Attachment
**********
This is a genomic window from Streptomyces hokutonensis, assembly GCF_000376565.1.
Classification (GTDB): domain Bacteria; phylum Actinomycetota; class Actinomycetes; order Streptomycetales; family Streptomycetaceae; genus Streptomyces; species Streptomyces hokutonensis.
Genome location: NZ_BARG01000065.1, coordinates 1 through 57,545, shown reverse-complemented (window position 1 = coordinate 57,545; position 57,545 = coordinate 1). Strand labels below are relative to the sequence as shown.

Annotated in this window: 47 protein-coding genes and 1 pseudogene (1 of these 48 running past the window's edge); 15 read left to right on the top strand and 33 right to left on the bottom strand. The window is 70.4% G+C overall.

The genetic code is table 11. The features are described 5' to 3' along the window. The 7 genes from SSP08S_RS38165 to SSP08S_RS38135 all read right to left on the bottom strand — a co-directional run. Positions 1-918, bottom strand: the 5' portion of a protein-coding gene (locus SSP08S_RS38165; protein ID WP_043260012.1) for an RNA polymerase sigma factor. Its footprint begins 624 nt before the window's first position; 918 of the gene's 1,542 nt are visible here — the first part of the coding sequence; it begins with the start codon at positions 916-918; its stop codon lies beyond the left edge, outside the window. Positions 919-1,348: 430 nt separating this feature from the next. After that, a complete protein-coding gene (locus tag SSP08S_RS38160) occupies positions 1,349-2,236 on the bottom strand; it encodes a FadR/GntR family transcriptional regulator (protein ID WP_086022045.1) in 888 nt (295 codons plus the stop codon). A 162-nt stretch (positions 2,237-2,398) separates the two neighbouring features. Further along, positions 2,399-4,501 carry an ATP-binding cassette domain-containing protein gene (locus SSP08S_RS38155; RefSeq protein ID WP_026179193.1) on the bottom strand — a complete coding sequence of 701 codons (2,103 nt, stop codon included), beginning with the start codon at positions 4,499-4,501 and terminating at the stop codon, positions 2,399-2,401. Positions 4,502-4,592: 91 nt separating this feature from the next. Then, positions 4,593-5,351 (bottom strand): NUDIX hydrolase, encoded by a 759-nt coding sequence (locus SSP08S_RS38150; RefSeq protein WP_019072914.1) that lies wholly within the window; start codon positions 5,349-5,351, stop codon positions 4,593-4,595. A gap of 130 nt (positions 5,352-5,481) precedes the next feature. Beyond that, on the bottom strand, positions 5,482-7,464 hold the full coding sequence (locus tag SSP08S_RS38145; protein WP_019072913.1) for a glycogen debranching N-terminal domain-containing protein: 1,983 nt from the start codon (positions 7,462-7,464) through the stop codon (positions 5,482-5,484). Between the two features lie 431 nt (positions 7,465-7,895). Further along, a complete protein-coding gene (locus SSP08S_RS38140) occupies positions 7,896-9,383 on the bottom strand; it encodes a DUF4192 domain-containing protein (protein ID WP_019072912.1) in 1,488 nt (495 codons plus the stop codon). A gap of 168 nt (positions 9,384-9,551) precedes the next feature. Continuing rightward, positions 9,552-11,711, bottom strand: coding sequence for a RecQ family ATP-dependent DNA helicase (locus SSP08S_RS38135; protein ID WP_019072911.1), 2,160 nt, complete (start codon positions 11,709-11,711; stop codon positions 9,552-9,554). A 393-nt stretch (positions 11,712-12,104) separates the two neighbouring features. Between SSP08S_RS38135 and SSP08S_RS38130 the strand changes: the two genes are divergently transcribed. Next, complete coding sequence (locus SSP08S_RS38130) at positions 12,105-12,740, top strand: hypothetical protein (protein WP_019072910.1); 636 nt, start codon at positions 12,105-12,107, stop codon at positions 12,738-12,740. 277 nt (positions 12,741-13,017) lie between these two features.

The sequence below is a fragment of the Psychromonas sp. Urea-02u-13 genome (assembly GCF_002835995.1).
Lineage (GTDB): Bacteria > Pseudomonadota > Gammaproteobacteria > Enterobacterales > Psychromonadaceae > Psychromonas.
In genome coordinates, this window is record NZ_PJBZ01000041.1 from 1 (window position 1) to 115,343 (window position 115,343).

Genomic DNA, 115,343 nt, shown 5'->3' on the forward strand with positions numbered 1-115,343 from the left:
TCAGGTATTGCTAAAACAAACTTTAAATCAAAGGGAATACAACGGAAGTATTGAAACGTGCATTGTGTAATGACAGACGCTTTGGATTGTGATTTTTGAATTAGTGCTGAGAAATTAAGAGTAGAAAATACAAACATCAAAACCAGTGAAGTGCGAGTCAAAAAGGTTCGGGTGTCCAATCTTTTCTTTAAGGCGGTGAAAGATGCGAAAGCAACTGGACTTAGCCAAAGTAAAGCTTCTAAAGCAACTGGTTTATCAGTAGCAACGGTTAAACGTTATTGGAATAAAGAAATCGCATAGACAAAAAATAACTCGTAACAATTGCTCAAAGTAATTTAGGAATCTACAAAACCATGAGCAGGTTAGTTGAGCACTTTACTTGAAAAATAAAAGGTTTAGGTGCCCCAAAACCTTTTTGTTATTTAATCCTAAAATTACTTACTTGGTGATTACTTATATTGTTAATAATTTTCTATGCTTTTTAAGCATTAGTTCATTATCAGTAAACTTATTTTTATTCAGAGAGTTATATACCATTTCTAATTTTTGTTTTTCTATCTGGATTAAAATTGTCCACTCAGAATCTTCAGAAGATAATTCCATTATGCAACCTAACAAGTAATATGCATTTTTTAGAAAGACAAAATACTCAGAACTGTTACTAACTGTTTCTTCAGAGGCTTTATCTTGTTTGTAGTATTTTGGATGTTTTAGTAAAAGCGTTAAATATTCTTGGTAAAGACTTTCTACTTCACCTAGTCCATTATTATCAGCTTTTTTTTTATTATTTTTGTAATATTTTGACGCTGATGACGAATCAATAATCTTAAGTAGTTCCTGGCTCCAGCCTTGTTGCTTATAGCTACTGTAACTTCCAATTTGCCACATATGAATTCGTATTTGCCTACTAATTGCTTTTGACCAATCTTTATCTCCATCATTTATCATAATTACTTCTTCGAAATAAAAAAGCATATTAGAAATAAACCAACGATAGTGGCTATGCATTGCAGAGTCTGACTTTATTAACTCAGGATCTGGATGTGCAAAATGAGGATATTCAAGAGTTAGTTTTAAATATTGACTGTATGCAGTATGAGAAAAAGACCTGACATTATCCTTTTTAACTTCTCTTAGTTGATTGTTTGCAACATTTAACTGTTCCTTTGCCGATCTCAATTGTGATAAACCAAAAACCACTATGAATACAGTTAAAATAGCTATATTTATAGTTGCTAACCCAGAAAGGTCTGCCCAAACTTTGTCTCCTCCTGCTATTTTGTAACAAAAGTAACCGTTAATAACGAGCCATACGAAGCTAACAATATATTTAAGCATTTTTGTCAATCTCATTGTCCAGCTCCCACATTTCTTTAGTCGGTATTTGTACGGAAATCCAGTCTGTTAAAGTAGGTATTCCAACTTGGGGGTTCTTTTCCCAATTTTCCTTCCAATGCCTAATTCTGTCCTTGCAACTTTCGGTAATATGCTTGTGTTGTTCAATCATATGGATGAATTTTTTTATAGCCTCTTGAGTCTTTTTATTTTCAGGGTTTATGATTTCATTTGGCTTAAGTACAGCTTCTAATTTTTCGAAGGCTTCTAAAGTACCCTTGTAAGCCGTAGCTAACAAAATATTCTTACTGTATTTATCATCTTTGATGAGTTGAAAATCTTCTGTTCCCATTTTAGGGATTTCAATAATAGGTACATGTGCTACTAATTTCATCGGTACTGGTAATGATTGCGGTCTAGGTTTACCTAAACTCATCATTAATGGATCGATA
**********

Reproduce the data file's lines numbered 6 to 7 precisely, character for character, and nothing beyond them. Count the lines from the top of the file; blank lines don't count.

The sequence below is a fragment of the Psychromonas sp. Urea-02u-13 genome (assembly GCF_002835995.1).
Lineage (GTDB): Bacteria > Pseudomonadota > Gammaproteobacteria > Enterobacterales > Psychromonadaceae > Psychromonas.